The new CEO of the Knights of Columbus said the international fraternal organization’s members “are poised to lead the way toward recovery and a future of renewal.”
At his installation at St. Mary’s Parish on June 11, the new Supreme Knight of Columbus called on the Knights and faithful “to dedicate ourselves to Christ and the Eucharist.”
Summer is traditionally the season when families leave town on vacation, and church life often slows to a crawl. But in a year unlike any other, churches across the diocese are seeking to return to “normalcy” by hosting summertime events to entertain those parishioners who opt for “staycations.”
When Bob Tuszynski heard about a request in May 2020 for buglers and trumpeters to perform “Taps” at 3 p.m. on Memorial Day, he jumped at the opportunity.
An obscene message was spray-painted on the base of the Christopher Columbus monument in Columbus Circle over the weekend.
The Knights of Columbus/St. Ambrose Council #1463, College Point, has donated more than $100,000 to two Queens parishes and a diocesan group in the name of evangelization and helping local youth.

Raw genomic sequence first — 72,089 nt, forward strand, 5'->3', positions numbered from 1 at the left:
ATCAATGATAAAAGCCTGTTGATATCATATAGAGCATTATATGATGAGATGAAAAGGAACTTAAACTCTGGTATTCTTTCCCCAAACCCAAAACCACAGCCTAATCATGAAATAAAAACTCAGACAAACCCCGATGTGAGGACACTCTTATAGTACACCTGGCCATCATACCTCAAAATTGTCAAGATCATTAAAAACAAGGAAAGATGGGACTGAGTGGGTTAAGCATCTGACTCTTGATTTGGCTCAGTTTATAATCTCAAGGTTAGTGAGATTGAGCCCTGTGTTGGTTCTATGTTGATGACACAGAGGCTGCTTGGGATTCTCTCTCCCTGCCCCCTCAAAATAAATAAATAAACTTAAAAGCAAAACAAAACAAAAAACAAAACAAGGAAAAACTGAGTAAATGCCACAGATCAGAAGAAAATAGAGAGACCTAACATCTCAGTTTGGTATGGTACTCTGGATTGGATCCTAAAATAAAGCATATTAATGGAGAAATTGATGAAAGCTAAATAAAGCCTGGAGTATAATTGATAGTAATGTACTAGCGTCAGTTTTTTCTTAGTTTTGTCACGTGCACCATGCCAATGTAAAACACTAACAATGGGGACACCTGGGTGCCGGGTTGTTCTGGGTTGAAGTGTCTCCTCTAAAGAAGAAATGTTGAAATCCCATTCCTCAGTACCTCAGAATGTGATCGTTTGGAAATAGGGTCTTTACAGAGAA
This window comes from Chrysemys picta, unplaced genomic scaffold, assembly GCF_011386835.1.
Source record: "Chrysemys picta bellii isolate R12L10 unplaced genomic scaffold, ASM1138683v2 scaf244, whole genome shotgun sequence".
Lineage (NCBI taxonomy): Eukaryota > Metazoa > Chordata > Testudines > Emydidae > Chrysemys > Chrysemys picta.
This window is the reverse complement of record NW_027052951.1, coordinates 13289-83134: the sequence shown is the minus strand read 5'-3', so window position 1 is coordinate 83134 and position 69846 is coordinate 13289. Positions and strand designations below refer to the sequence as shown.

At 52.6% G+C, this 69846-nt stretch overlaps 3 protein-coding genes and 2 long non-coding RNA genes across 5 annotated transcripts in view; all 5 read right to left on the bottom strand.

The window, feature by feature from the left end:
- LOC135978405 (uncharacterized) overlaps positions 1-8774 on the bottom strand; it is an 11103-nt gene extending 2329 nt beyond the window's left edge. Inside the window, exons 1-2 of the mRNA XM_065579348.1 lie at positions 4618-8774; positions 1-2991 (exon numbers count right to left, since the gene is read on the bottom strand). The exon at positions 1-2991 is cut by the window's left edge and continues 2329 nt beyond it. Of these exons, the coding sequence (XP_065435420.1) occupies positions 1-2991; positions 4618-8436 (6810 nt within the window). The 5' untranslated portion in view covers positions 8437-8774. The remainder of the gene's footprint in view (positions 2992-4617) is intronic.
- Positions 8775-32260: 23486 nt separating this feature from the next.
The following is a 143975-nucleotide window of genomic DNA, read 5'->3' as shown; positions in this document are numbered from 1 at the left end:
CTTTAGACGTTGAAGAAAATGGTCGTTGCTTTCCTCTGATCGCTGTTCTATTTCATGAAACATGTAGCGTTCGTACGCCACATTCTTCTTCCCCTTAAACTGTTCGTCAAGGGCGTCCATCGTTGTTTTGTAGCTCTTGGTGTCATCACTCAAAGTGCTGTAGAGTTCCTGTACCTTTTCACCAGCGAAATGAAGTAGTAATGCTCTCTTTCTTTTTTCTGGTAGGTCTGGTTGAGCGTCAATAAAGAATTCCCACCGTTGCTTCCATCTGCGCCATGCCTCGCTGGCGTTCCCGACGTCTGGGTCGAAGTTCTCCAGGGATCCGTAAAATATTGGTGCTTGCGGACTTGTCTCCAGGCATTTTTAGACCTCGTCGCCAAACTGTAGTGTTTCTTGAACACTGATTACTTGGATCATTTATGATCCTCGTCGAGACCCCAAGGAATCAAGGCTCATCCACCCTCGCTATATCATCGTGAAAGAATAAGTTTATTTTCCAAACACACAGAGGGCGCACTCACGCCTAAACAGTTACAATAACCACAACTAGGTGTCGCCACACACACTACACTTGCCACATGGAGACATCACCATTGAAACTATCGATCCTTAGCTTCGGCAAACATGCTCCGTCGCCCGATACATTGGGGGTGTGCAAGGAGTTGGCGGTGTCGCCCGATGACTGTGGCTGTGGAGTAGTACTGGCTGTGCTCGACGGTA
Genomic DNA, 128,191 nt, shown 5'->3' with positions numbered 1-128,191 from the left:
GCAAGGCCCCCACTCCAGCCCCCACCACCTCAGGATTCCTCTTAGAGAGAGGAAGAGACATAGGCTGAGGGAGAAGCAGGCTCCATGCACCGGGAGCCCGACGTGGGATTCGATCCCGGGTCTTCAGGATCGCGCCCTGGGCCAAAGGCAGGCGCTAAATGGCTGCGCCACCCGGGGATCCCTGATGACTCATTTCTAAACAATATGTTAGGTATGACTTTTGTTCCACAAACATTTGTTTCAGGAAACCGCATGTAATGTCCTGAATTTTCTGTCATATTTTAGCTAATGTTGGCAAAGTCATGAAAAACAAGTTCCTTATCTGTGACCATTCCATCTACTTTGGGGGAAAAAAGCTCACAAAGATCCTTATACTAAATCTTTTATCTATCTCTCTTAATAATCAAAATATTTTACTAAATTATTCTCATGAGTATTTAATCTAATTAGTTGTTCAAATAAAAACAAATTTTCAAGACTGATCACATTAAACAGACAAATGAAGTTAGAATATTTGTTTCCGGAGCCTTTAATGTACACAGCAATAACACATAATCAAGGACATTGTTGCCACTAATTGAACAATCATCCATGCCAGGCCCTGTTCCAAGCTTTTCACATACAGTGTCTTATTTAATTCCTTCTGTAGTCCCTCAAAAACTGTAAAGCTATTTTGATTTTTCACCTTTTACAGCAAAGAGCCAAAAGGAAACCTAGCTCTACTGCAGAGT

Patrick Kelly’s formal installation as the 14th Supreme Knight of the Knights of Columbus is still off in the indefinite future because of the COVID-19 pandemic, but he officially began his new job March 1 at the Knights’ headquarters in New Haven, Connecticut.
H.R. 18 — the No Taxpayer Funding for Abortion and Abortion Insurance Full Disclosure Act of 2021 — would make the long-standing Hyde Amendment permanent and keep in place similar provisions to ensure no federal dollars are used to pay for abortion and health plans that include abortion.
Patrick Kelly, a retired U.S. Navy captain, is the new leader of the Knights of Columbus, succeeding Supreme Knight Carl A. Anderson, who has headed the international fraternal organization as its CEO for more than two decades.
Supreme Knight Carl Anderson urged the pro-life movement to remain committed to four foundational principles: justice, truth, democracy and compassion.